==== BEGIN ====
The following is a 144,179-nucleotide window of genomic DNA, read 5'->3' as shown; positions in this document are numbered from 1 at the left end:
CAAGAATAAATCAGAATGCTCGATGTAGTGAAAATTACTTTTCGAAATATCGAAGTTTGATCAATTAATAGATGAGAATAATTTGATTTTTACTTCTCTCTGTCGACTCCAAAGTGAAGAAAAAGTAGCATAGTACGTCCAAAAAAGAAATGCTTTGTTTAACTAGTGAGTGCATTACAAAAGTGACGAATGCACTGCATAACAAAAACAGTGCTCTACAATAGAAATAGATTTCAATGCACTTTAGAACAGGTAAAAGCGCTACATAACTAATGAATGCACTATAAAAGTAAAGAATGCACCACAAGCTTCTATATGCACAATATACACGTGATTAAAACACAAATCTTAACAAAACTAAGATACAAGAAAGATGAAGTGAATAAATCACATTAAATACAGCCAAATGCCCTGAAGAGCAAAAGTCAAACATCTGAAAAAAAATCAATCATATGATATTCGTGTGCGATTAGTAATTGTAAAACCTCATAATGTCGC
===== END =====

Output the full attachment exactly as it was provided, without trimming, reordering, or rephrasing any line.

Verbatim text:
The following is a 144,179-nucleotide window of genomic DNA, read 5'->3' as shown; positions in this document are numbered from 1 at the left end:
CAAGAATAAATCAGAATGCTCGATGTAGTGAAAATTACTTTTCGAAATATCGAAGTTTGATCAATTAATAGATGAGAATAATTTGATTTTTACTTCTCTCTGTCGACTCCAAAGTGAAGAAAAAGTAGCATAGTACGTCCAAAAAAGAAATGCTTTGTTTAACTAGTGAGTGCATTACAAAAGTGACGAATGCACTGCATAACAAAAACAGTGCTCTACAATAGAAATAGATTTCAATGCACTTTAGAACAGGTAAAAGCGCTACATAACTAATGAATGCACTATAAAAGTAAAGAATGCACCACAAGCTTCTATATGCACAATATACACGTGATTAAAACACAAATCTTAACAAAACTAAGATACAAGAAAGATGAAGTGAATAAATCACATTAAATACAGCCAAATGCCCTGAAGAGCAAAAGTCAAACATCTGAAAAAAAATCAATCATATGATATTCGTGTGCGATTAGTAATTGTAAAACCTCATAATGTCGC